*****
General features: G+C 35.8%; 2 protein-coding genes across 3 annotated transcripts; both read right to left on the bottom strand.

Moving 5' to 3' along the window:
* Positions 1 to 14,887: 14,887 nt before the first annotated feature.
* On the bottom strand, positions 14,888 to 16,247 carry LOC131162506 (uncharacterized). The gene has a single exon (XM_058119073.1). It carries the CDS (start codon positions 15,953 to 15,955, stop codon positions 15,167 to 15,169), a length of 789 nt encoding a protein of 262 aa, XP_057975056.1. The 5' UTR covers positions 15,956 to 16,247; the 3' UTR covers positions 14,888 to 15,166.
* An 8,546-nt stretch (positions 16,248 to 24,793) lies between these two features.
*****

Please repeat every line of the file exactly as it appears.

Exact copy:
General features: G+C 35.8%; 2 protein-coding genes across 3 annotated transcripts; both read right to left on the bottom strand.

Moving 5' to 3' along the window:
* Positions 1 to 14,887: 14,887 nt before the first annotated feature.
* On the bottom strand, positions 14,888 to 16,247 carry LOC131162506 (uncharacterized). The gene has a single exon (XM_058119073.1). It carries the CDS (start codon positions 15,953 to 15,955, stop codon positions 15,167 to 15,169), a length of 789 nt encoding a protein of 262 aa, XP_057975056.1. The 5' UTR covers positions 15,956 to 16,247; the 3' UTR covers positions 14,888 to 15,166.
* An 8,546-nt stretch (positions 16,248 to 24,793) lies between these two features.